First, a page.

World War I
If war is truly the mother of invention, then the First World War was the mother of aviation. Many saw very little practical use for aircraft prior to 1914 but by 1918 aircraft design had grown and matured to produce powerful and reliable machines. Along with the venerable Curtiss JN-4 “Jenny” made famous during the “barnstorming” era, Yanks’ collection includes a Thomas-Morse S-4 Scout with original Le Rhone 9C rotary engine.
The Golden Age of Flight
The age that saw such names as Charles Lindbergh and Amelia Earhart become household words, Yanks is proud to include numerous aircraft in its collection from this “Golden Era” of aviation. With the field of commercial aviation growing, aircraft development advanced through leaps and bounds. Our Ryan B-1 Brougham served as a template for Charles Lindbergh’s “Spirit of St. Louis” and may have been flown by Lindbergh himself. Or imagine yourself alongside “Wrong Way” Corrigan on his trans-Atlantic flight in our Curtiss C-1 Robin.
World War II
The Second World War witnessed the largest aerial conflict in history. Many nations entered the war with fabric covered aircraft and biplanes still in their inventories. By war’s end, the very first jets were beginning to dominate the skies. Yanks’ collection not only includes well known and legendary aircraft such as the P-51 Mustang, P-47 Thunderbolt, P-40 Warhawk, B-25 Mitchell, C-47 Skytrain, SBD Dauntless, TBF Avenger, F6F Hellcat, and F4U Corsair, but also includes some much rarer aircraft. Come and see the only original photo reconnaissance P-38 Lightning left in the world. Or how about a Japanese Yokosuka Ohka flying bomb. Our German V-1 Rocket sits right next to our YP-47M Thunderbolt, a rare aircraft specifically designed to counter early German jet and rocket aircraft.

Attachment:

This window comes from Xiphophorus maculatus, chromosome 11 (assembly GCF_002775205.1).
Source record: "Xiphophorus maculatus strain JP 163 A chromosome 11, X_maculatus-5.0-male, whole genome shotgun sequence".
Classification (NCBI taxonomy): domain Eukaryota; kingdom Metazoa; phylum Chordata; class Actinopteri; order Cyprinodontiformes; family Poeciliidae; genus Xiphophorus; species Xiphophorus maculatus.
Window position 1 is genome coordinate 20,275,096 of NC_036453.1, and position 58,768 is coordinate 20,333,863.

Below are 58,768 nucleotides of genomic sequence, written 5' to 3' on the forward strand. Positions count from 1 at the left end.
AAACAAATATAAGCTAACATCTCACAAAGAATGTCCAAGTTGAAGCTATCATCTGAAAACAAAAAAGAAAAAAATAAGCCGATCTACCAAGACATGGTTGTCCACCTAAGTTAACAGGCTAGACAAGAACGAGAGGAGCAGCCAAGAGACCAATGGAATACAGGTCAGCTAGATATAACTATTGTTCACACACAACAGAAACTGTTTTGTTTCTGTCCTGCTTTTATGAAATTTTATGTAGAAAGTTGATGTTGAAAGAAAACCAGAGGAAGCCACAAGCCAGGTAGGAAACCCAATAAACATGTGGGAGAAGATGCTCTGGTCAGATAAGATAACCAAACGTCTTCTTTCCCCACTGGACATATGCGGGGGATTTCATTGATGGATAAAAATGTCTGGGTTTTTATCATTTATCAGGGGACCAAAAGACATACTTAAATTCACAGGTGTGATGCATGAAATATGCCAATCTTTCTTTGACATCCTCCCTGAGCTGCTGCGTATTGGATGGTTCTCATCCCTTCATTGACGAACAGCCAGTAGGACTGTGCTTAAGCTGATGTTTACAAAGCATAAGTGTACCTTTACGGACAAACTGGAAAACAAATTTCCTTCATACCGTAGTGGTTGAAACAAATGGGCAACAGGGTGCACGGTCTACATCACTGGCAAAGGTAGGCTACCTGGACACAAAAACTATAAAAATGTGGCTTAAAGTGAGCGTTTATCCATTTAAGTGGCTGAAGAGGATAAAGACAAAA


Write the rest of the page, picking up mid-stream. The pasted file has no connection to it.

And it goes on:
With supersonic jets, helicopters and space travel, the Cold War years were all about pushing the boundaries of what was considered possible. The Lockheed Constellation not only set the standard by which all commercial airliners have since been judged, but also, as is the case with ours, served the military as a radar equipped early warning system. Climb inside our UH-1 “Huey” and AH-1 Cobra and recreate the experiences of helicopter crews in the skies of Vietnam as they fought the war from treetop level. Or take a look at our space capsule, a replica Command Module once used to help train Apollo Program astronauts to land on the Moon.
Today aircraft design and technology have reached a level of sophistication that once could only have existed in people’s wildest dreams. Man and machine are joined together at heights and speeds that still defy the imagination. Our F/A-18 Hornet alone is an impressive machine but is made even more so when one glimpses the markings on it of the US Navy’s flight demonstration team, The Blue Angels. Since the end of World War II. The Blue Angels have repeatedly been at the forefront of aviation development, with advanced modern aircraft being flown by some of the most elite pilots in the world. Our F-14 Tomcat is always a personal favorite both for its own sake as well as for its participation in the filming of Top Gun (1986). The term “air superiority aircraft” usually elicits images of a small, light and fast fighter but come and view the sheer size and raw power of the current air superiority fighter in the US Air Force, the F-15 Eagle.